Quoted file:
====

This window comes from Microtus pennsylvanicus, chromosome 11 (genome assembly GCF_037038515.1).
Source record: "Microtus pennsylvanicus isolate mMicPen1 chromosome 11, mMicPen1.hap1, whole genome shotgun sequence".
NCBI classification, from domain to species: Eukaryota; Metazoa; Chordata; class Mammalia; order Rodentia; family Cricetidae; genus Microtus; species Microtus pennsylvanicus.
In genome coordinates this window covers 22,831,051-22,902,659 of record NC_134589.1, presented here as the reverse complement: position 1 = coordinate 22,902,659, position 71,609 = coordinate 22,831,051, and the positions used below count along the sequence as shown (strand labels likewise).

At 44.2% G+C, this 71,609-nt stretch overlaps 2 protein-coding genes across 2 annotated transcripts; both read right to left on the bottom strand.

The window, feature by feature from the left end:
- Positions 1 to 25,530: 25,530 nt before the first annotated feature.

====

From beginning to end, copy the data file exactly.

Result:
This window comes from Microtus pennsylvanicus, chromosome 11 (genome assembly GCF_037038515.1).
Source record: "Microtus pennsylvanicus isolate mMicPen1 chromosome 11, mMicPen1.hap1, whole genome shotgun sequence".
NCBI classification, from domain to species: Eukaryota; Metazoa; Chordata; class Mammalia; order Rodentia; family Cricetidae; genus Microtus; species Microtus pennsylvanicus.
In genome coordinates this window covers 22,831,051-22,902,659 of record NC_134589.1, presented here as the reverse complement: position 1 = coordinate 22,902,659, position 71,609 = coordinate 22,831,051, and the positions used below count along the sequence as shown (strand labels likewise).

At 44.2% G+C, this 71,609-nt stretch overlaps 2 protein-coding genes across 2 annotated transcripts; both read right to left on the bottom strand.

The window, feature by feature from the left end:
- Positions 1 to 25,530: 25,530 nt before the first annotated feature.